HomeKit is the foundation of Apple's vision for our smart home future, a set of interconnecting apps and devices that control lighting, heating and the cycles of your washing machine.
But HomeKit isn't actually a physical product you can go out and buy – it's a technology platform aimed at developers and manufacturers.
In other words, you can't buy HomeKit, but you can buy HomeKit-compatible gadgets. Right now, the selection of devices available is steadily growing and currently includes the likes of Philips, Elgato and Honeywell D-Link and Netatmo. In the coming years, you're going to be hearing a lot more about HomeKit.
You control HomeKit devices with the all-new Apple Home app, which arrived with iOS 10.
Here's our primer to make sure you stay in the loop with everything that's happening.
What is HomeKit?
HomeKit is a "robust framework" and a "common protocol" in the words of Apple; it was released to the world as part of iOS 8 back in June 2014. It's an API – an Application Programming Interface – that enables smart home devices to work seamlessly with iOS running on an iPhone or iPad.
That may not mean much to consumers, but if you're the manufacturer of a smart lock or a smart lamp you can get the HomeKit code off Apple and make your device compatible. If Apple can persuade enough manufacturers to do this, the iPhone (or the Apple TV) could become the central hub for your entire house.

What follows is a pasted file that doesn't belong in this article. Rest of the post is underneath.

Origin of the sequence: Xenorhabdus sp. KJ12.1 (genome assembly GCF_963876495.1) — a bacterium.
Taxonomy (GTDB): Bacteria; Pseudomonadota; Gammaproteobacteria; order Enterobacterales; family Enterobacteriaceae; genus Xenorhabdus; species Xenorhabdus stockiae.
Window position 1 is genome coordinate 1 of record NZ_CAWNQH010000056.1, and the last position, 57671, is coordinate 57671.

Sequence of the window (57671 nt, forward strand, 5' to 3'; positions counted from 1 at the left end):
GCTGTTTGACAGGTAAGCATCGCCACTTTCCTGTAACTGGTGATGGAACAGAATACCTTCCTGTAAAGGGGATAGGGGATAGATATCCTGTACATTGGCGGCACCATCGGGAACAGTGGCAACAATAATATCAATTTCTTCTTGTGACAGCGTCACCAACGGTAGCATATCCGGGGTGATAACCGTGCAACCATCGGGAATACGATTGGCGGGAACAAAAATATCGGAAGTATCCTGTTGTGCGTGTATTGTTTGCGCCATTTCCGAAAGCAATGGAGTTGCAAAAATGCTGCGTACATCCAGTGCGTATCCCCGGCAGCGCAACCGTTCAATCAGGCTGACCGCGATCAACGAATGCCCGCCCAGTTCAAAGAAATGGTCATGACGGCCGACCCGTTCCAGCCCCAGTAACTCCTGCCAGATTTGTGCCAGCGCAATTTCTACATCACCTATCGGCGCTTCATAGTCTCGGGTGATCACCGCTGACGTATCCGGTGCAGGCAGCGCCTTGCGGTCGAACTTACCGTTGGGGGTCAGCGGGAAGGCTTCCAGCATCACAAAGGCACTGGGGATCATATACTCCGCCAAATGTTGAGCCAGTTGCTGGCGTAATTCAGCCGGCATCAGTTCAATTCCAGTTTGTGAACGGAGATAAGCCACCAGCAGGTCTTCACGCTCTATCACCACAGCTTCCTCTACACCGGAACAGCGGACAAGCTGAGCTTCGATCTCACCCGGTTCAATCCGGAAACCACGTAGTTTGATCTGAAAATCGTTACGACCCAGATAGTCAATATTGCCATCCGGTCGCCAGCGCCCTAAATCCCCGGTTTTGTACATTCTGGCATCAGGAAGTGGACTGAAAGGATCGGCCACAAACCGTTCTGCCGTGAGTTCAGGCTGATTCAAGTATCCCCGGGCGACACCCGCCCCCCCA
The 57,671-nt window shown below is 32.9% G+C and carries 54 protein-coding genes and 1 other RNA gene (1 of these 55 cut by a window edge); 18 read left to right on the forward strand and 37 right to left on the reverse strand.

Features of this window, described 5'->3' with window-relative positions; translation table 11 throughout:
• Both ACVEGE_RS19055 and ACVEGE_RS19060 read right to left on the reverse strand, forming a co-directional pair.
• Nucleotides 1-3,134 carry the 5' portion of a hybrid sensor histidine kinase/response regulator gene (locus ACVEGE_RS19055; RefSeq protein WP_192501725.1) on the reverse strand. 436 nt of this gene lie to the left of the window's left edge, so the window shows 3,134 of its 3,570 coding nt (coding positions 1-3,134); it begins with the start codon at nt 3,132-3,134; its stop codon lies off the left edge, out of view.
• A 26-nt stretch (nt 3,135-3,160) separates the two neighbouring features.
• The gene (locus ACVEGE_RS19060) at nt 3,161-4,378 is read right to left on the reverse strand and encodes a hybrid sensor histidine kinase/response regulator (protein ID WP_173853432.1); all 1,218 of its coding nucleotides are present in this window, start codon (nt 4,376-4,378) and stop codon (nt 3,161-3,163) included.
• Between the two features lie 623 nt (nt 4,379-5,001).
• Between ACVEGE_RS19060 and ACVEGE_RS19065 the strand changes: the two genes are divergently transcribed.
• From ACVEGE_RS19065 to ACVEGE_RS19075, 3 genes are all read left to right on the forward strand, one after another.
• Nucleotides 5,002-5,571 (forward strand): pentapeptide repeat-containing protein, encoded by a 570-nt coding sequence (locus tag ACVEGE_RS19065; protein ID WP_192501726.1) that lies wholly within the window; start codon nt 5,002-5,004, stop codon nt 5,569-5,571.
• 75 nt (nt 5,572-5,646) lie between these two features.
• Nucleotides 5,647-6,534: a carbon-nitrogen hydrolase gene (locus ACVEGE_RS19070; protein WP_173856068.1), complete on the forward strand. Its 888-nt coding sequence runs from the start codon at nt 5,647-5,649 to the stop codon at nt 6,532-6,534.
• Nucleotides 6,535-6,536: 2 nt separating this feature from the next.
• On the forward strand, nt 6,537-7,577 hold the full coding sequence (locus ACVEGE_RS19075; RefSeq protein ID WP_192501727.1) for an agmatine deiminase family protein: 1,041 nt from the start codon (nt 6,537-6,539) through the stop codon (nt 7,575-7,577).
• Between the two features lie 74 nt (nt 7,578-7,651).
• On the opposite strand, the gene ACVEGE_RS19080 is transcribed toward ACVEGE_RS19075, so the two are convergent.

One big change Apple has made that could smoothen the entire HomeKit process is the introduction of a native Home app. Home creates a central hub where all HomeKit devices can be controlled. It also introduces a new Scenes feature that will enable you to combine devices to work together at different times of the day. So at night, it'll lock the doors, lower the lights and turn the heating down.
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There are a couple of benefits to having one standard for smart home devices: first of all, you don't have to mess around with one app for your lights, one app for your heating, and another app for your garage door, and you can manage devices from multiple manufacturers simultaneously. Secondly, security and communication are handled using one fixed standard, which should make for safer and more reliable operation.
But not everyone will necessarily want to sign up to Apple's way of thinking and working. Google and Samsung have their own smart home protocols, and at this early stage of the game it's not clear just how much interoperability there's going to be. In future years you may have to choose your smart home OS as well as your smartphone OS.
How does it work?
Without going too far into the technical details of HomeKit, it offers a common language for smart home devices to talk to each other and to Apple hardware – it's like all these devices learning German or French so they can work together. The only question is how many people Apple can convince to take the lessons.